Gas, Gas Price and Gas Limit

What is Gas?

By definition, gas is a unit that measures the amount of computational effort that it will take to execute certain operations on the Ethereum blockchain. The operations include sending tokens, deploying a smart contract, interacting with a contract, sending some ETH, launching an ICO, or anything else on the blockchain. Gas is needed to power the Ethereum Ecosystem, just like fuel is needed to power a car.

What is Gas Price?

As I have mentioned earlier, we need to use gas for every operation made on ethereum, regardless of whether your transaction succeeds or fails. Gas does not come free, we need to pay for it, just like paying for the gasoline in order to drive our cars. How much transaction fee we need to pay depends on the gas price and the gas limit.

Gas price is the amount of Ether you need to pay per unit of gas. It is measured in Gwei (1Gwei=0.0000000001 ETH).  Its value is determined by the miners, who can refuse to process the transaction with less than a certain gas price. The transaction fee is paid to the successful miner as a form of incentive that motivates the miners to maintain the nodes. Therefore, they have the controlling power over the gas price. We must have enough ether in our wallet to pay for the gas fees.

The transaction fee is calculated using the following formula

Transaction fee= Gas unit used x Gas price

For example, for a certain transaction,

gas unit used=103631

Gas price= 1Gwei or 0.000000001 Eth

So transaction fee= 103631×0.000000001 Eth=0.000103631 Eth  

You can see the actual output in a smart contract deployment on Etherescan, as shown in the figure below:

In addition, you can “bribe” the miners to do your work first by paying more gas fees. In this way, you can jump to the front of the queue so that your transaction can be processed first.  Even if the transaction fails, you still need to pay for the transaction fee because the miners must validate and execute your transaction.

Gas Limit

The Gas Limit is an estimation of the total amount of work to perform a transaction. It is not easy to compute the gas limit. Fortunately, there are many apps that set the limit for us. Typically, 21,000 Gas will satisfy most transactions. However, for more complex transactions such as sending ETH to an ICO smart contract, the gas limit will be much higher. The reason is such a transaction requires much more computational power.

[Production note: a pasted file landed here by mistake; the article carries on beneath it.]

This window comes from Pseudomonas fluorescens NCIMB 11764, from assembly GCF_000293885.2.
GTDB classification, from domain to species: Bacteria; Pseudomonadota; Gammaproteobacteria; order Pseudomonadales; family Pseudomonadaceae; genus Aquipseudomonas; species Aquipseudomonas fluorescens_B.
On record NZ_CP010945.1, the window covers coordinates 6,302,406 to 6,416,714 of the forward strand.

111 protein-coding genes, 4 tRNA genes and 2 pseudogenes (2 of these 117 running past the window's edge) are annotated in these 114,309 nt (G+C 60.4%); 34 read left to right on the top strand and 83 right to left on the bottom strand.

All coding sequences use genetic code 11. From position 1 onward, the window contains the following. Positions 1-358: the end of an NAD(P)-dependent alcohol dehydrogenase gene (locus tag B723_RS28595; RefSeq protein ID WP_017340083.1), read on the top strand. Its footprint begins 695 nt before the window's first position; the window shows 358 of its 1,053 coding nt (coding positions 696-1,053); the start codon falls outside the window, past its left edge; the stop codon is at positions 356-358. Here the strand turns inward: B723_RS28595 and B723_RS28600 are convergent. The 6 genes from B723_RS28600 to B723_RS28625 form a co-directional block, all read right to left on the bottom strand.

If you set the limit is too low, your transaction may take too long to process and even fail. As a result, you will lose ETH for nothing. On the other hand, if your transaction was completed before reaching the gas limit, you get back the balance ETH. The Gas Limit protects you from spending unlimited ETH, just like what banks set your credit card limit so that you will not overspend.

How to achieve Proof of Work?

According to Wikipedia(2019), A Proof-of-Work (PoWsystem is an economic measure to deter denial of service attacks and other service abuses such as spam on a network by requiring some work from the service requester, usually meaning processing time by a computer. This protocol is adopted by the Bitcoin to enhance the security of the Bitcoin network.

In order to hack the Bitcoin network, the attacker needs to take over 51% of the nodes. However, it is almost impossible to achieve this task as it requires a tremendous amount of computational power and astronomical cost. Proof of work is attained via an activity called mining in Bitcoin and other cryptocurrencies.